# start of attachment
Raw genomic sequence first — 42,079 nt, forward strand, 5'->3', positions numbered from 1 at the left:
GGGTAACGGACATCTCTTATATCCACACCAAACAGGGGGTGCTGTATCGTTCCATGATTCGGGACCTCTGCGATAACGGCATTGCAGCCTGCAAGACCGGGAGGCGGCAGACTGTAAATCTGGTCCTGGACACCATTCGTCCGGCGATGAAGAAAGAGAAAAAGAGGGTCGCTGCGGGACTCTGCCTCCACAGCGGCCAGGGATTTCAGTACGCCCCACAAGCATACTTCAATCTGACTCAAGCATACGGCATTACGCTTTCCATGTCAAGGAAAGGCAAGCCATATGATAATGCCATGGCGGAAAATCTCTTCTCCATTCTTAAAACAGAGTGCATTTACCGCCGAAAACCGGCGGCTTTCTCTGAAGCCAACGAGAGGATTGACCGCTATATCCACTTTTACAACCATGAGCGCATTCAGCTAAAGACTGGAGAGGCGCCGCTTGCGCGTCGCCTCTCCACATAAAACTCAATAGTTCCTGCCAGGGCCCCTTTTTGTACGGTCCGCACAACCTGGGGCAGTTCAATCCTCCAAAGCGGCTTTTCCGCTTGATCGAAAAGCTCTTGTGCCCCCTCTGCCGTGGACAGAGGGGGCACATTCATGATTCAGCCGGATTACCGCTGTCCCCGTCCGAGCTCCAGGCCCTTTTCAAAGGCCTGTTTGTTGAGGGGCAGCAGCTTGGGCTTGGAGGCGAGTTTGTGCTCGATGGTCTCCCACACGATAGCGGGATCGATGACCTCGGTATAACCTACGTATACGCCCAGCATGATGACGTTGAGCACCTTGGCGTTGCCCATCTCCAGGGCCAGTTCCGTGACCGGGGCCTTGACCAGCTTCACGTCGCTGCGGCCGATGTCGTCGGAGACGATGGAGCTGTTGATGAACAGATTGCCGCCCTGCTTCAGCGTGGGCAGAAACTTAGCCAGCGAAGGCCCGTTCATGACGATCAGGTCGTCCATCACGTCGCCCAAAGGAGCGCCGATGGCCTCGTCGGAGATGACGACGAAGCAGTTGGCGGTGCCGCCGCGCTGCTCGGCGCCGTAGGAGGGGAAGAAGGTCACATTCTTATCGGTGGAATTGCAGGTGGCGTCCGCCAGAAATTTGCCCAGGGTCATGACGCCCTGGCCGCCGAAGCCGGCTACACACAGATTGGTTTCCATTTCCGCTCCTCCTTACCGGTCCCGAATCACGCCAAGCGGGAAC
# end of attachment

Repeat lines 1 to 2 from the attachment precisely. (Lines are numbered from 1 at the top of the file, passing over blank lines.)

Raw genomic sequence first — 42,079 nt, forward strand, 5'->3', positions numbered from 1 at the left:
GGGTAACGGACATCTCTTATATCCACACCAAACAGGGGGTGCTGTATCGTTCCATGATTCGGGACCTCTGCGATAACGGCATTGCAGCCTGCAAGACCGGGAGGCGGCAGACTGTAAATCTGGTCCTGGACACCATTCGTCCGGCGATGAAGAAAGAGAAAAAGAGGGTCGCTGCGGGACTCTGCCTCCACAGCGGCCAGGGATTTCAGTACGCCCCACAAGCATACTTCAATCTGACTCAAGCATACGGCATTACGCTTTCCATGTCAAGGAAAGGCAAGCCATATGATAATGCCATGGCGGAAAATCTCTTCTCCATTCTTAAAACAGAGTGCATTTACCGCCGAAAACCGGCGGCTTTCTCTGAAGCCAACGAGAGGATTGACCGCTATATCCACTTTTACAACCATGAGCGCATTCAGCTAAAGACTGGAGAGGCGCCGCTTGCGCGTCGCCTCTCCACATAAAACTCAATAGTTCCTGCCAGGGCCCCTTTTTGTACGGTCCGCACAACCTGGGGCAGTTCAATCCTCCAAAGCGGCTTTTCCGCTTGATCGAAAAGCTCTTGTGCCCCCTCTGCCGTGGACAGAGGGGGCACATTCATGATTCAGCCGGATTACCGCTGTCCCCGTCCGAGCTCCAGGCCCTTTTCAAAGGCCTGTTTGTTGAGGGGCAGCAGCTTGGGCTTGGAGGCGAGTTTGTGCTCGATGGTCTCCCACACGATAGCGGGATCGATGACCTCGGTATAACCTACGTATACGCCCAGCATGATGACGTTGAGCACCTTGGCGTTGCCCATCTCCAGGGCCAGTTCCGTGACCGGGGCCTTGACCAGCTTCACGTCGCTGCGGCCGATGTCGTCGGAGACGATGGAGCTGTTGATGAACAGATTGCCGCCCTGCTTCAGCGTGGGCAGAAACTTAGCCAGCGAAGGCCCGTTCATGACGATCAGGTCGTCCATCACGTCGCCCAAAGGAGCGCCGATGGCCTCGTCGGAGATGACGACGAAGCAGTTGGCGGTGCCGCCGCGCTGCTCGGCGCCGTAGGAGGGGAAGAAGGTCACATTCTTATCGGTGGAATTGCAGGTGGCGTCCGCCAGAAATTTGCCCAGGGTCATGACGCCCTGGCCGCCGAAGCCGGCTACACACAGATTGGTTTCCATTTCCGCTCCTCCTTACCGGTCCCGAATCACGCCAAGCGGGAAC